# pset3: multiply x by y, n times

I've already completed this pset, but I'd like to improve my understanding of one part of it, so this is a maths question.

I'm using a `for loop` to calculate `hz` in relation to `octave` in the notation used in this pset, i.e. `A4`:

``````float keyHz = 27.5; // A0

// How to express this mathematically without a loop?
for (int i = 0; i < octave; i++)
{
keyHz = keyHz * 2;
}
``````

So starting with a known value of `A0` of 27.5hz, `A` in the `4`th octave would be

``````((((27.5 * 2) * 2) * 2) * 2) // 440hz
``````

Are there other ways there to calculate this without the loop?

I used `pow` from `math.h`, like `440.0 * pow(2, semitones / 12.0);`. `semitones` in this case would be the number of semitones relative to `A4` (one octave being 12 semitones). It's important to have the `12.0` as floating point, since division of two integers is integer again, truncating the result (AKA rounding towards zero). The `.0` at the `440` don't matter, as the number would be converted to floating point because `pow` returns one, so it's a floating point multiplication.

Edit:

As you want to use your approach with given frequencies for octave 0, you can use

``````keyHz *= 1 << octave;
``````

The `<<` operator shifts by a number of bits, and shifting by one bit essentially is (depending on direction) multiplication or division by two.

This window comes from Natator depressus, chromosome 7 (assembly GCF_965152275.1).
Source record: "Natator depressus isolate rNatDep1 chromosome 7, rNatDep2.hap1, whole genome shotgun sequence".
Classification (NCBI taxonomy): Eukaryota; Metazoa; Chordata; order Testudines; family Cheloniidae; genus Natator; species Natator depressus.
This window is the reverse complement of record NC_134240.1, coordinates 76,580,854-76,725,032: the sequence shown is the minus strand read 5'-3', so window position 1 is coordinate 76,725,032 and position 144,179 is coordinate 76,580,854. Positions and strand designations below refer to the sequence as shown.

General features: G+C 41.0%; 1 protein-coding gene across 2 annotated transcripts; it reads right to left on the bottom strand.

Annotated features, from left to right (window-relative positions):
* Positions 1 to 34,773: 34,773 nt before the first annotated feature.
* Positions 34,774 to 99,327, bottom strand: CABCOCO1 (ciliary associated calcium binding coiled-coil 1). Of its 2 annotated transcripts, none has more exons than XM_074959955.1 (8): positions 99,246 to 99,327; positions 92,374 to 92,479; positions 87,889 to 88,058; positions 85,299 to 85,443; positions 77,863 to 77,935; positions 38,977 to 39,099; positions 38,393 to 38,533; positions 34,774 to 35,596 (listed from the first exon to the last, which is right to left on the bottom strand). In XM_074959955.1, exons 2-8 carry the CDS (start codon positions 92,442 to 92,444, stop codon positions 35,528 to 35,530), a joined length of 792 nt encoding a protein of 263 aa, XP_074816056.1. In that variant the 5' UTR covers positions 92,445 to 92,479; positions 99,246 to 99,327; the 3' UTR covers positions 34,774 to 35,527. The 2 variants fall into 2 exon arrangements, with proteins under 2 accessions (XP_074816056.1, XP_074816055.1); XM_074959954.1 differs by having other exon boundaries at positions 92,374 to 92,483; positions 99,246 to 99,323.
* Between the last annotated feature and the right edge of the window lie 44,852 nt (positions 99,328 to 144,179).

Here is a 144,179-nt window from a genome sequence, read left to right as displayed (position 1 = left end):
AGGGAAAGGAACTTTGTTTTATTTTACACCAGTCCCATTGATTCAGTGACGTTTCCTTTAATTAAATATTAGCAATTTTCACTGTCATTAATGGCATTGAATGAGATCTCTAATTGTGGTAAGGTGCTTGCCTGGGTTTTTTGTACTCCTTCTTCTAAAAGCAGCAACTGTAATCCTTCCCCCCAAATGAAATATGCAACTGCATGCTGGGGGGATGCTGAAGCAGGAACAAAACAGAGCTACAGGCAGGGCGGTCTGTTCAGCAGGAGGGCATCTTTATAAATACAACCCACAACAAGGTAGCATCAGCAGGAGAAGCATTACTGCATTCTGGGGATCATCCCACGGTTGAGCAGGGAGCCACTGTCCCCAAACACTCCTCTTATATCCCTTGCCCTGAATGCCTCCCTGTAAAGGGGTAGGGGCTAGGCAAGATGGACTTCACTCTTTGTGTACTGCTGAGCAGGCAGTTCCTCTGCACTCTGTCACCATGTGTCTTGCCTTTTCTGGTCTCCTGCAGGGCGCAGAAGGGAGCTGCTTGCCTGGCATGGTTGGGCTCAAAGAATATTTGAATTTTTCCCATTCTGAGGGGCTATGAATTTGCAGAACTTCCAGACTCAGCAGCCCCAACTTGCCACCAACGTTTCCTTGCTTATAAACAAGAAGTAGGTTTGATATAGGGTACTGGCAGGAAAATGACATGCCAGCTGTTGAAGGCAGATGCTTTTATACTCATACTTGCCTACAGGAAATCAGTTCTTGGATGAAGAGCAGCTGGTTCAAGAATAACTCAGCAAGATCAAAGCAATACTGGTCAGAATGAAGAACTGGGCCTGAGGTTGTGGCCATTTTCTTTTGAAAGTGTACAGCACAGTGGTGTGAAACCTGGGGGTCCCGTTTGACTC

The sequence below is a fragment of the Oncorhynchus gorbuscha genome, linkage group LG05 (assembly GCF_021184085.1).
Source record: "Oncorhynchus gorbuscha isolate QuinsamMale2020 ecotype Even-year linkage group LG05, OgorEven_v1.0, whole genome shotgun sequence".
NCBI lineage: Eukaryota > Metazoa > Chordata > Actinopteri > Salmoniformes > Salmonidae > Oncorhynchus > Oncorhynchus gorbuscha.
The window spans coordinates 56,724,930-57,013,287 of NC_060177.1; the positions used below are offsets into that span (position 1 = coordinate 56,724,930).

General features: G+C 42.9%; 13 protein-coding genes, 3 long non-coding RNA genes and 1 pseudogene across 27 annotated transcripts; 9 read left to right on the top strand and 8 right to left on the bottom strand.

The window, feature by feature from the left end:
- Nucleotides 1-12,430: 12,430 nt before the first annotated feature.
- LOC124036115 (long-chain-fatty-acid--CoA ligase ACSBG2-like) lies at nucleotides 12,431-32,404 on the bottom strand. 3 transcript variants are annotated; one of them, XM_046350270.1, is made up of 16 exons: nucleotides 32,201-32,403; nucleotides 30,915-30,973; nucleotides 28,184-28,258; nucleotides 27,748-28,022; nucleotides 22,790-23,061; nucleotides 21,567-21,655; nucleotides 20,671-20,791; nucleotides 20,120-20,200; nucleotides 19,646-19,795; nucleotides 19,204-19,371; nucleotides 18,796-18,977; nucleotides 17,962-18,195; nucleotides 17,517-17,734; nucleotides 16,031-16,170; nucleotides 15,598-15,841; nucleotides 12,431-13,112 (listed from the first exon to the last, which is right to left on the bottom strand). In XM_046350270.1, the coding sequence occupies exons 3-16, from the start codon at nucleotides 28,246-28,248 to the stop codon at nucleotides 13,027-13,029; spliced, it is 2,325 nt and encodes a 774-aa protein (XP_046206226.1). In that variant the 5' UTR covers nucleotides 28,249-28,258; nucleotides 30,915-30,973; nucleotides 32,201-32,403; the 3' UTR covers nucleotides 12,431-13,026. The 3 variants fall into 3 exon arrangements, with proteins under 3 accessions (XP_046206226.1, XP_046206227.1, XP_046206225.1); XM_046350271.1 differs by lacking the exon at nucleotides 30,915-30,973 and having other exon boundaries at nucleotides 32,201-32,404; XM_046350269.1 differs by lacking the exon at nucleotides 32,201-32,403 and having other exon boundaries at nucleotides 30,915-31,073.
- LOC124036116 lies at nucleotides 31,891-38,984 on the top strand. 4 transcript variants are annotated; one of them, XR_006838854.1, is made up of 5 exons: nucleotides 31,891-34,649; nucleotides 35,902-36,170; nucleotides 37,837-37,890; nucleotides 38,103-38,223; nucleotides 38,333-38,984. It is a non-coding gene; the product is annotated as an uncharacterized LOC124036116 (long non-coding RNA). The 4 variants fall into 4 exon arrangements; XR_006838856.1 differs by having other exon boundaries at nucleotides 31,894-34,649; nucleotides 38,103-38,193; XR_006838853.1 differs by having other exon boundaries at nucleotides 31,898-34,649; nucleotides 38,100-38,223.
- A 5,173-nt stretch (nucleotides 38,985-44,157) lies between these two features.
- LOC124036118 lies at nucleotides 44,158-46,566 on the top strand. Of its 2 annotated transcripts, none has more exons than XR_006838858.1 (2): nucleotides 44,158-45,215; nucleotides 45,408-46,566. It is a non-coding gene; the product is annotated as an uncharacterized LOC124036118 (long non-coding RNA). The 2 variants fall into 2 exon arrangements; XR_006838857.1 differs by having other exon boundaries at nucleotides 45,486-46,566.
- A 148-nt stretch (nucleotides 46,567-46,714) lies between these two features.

• thanks for the pingback. I recognise that this is one approach to the pset, but I took a `0` based approach, where I know the hz of each note at octave 0, and so the hz of octave `n` is the base hz, multiplied by two for `n` octaves. So while your answer is one correct approach for the pset, it's not the question i've asked (which is about this particular math problem). As such, I really should downvote your answer. Jul 10 '18 at 13:45
• There you go. Bitshift operator `<<` does that on integers. Jul 10 '18 at 15:09
• Thanks for filling in this blank - it's not so much that I wanted to do one approach over another, it just that having gone down this particular route, I ran into this gap in my knowledge, and I knew that there was a more succinct solution! Jul 10 '18 at 22:14
• Just to clarify - this technique only works with division or multiplication by two? So mulplication by an aribitrary int n, isn’t possible with approach? Jul 11 '18 at 0:20
• Those are binary numbers, so shifting digits can only cover powers of two. Just like you would multiply/divide by 10 by moving the decimal point. Jul 11 '18 at 6:24